Loyola University Chicago

Department of Psychology


Rayne Bozeman

Training Track: Applied Social
Lab: Behavioral Research on Acceptance and Diversity Laboratory (BROAD) Lab
Advisor: Robyn Mallett, Ph.D.  
Office: Coffey Hall 306


My research focuses on ways to reduce intergroup prejudice. Confronting prejudice can change others' biased behavior and attitudes. However, individuals face many barriers in the decision to confront. This is in part due to the social costs associated with confrontational responses - you may be disliked or rejected for speaking up. Additionally, individuals may simply not know the best way to respond.  My research investigates ways that people can overcome these barriers and confront bias. Specifically, I train individuals to use confrontation strategies and reduce their fears of rejection. These simple interventions have the power to help people to dynamically respond to everyday instances of prejudice - both online and in face-to-face interactions. 

Masters Thesis Title

Bystander Confronting of Anti-Black Racism: Effects of Belonging Affirmation and Confrontation Training

Masters Thesis Abstract

Confronting has the potential to reduce prejudice, especially when implemented by a non-target group member. Not knowing how to respond and fearing social rejection have been identified as barriers to confronting in previous studies. The current study tests whether providing training to confront prejudice and affirming the need to belong helps individuals overcome these barriers. Participants were randomly assigned to one of three training conditions: prejudice confrontation training (PCT), rude comment training (RCT), or no training control group (NT). Participants were also randomly assigned to one of two belonging conditions: belonging affirmation or control. Participants were then asked to imagine that a friend posted a racist Facebook comment on their page, and were asked to respond to the comment. Responses were coded for whether participants labeled the comment as racist, number of confrontation responses and strategy use. Training, belonging, and race interacted to predict participants’ confronting behavior. PCT increased confrontations for participants of color, whereas RCT did so for Whites. Whites confronted more when belonging was affirmed, whereas participants of color did so when belonging was not affirmed.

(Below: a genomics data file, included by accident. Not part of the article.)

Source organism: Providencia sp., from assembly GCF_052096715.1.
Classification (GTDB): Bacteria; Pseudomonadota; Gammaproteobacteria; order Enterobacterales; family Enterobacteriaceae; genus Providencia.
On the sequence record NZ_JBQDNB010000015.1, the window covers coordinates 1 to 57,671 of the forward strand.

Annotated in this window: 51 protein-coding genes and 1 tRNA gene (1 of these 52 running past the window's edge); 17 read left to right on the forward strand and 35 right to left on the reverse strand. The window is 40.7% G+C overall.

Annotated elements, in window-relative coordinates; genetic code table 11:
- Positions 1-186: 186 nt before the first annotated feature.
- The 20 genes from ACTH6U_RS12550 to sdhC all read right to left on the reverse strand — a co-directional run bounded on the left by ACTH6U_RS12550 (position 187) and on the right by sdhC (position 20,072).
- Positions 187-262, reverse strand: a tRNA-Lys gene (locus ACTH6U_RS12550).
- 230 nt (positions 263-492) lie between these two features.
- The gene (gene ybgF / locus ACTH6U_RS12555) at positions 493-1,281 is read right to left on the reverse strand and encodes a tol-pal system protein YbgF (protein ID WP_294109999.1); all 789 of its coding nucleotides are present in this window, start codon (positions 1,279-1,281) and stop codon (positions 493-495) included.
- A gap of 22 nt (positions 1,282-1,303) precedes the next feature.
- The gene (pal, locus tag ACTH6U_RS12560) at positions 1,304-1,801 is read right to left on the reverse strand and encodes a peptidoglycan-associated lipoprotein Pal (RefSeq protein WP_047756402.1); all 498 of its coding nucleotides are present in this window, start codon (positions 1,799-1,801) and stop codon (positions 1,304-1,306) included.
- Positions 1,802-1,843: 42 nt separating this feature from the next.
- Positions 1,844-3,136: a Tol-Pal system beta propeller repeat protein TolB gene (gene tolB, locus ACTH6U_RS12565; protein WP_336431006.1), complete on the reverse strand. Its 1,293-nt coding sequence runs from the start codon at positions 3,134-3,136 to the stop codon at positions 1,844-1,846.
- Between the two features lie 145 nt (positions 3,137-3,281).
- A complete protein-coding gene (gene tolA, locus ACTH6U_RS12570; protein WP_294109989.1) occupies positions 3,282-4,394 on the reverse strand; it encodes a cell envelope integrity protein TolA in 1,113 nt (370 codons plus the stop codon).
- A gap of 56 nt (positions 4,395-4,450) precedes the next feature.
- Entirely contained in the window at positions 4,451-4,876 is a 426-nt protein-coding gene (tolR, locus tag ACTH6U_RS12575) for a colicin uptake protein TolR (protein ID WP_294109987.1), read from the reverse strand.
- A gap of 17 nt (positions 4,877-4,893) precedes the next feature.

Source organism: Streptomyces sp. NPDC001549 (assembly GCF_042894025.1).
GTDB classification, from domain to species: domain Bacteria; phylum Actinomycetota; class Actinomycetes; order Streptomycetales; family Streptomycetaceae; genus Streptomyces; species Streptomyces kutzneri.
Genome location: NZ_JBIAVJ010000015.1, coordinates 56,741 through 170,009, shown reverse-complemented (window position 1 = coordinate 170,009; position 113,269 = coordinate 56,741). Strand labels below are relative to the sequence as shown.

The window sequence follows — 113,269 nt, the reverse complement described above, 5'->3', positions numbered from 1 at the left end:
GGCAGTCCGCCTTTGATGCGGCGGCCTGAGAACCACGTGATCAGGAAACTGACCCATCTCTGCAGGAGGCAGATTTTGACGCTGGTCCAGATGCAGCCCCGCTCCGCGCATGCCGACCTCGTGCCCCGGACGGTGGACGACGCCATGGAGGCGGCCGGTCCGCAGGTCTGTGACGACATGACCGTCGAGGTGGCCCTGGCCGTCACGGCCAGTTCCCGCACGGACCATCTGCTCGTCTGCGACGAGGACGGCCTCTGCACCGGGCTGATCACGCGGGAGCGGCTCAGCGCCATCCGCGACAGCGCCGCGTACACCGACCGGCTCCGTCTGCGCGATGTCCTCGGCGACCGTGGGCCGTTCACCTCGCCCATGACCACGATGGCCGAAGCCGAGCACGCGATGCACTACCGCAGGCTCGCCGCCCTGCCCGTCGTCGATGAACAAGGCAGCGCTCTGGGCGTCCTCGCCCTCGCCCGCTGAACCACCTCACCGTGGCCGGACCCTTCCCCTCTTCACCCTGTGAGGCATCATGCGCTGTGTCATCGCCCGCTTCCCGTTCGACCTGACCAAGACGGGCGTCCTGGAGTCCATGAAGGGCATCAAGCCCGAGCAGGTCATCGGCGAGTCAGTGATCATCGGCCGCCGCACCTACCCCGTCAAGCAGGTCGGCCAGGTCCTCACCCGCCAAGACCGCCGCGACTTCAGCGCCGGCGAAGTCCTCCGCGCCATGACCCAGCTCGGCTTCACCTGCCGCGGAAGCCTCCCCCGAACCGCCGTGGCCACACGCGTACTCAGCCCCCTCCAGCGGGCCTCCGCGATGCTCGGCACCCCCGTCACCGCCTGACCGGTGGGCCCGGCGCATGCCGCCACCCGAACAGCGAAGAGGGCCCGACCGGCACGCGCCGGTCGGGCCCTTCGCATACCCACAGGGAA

Masters Thesis Committee

Robyn K. Mallett, PhD; Tracy DeHart, PhD

Dissertation Title

The Impact of Regulatory Fit on Confrontations of Bias

Dissertation Abstract

(IN PROGRESS) Anti-Black racism remains a major problem in contemporary American life, with deleterious consequences for Blacks. Whites possess social power to change the status quo, and can be allies in the movement for social justice. Confrontation has the potential to reduce biased behavior and prejudiced attitudes, yet many people refrain from spontaneously confronting. Persuasive appeals may encourage ally confronting. The present studies test whether experiencing regulatory fit enhances the persuasiveness of a pro-confrontation message.  When individuals adopt goal pursuit strategies that match their regulatory orientation, they experience a sense of fit. This fit makes individuals feel better about the tasks they are engaged in. A pro-confrontation message could be framed in terms of approaching egalitarianism or avoiding prejudice. By matching allies’ regulatory focus with the message frame, I posit that that the resulting regulatory fit will increase confronting behavior and feeling right about the message relative to regulatory misfit. These studies are unique in examining the role of persuasion, message frame, and regulatory fit in confrontation. The results could inform anti-racism interventions and impact prejudice-reduction.

Dissertation Committee

Robyn Mallett, Tracy DeHart, Victor Ottati, Noni Gaylord-Harden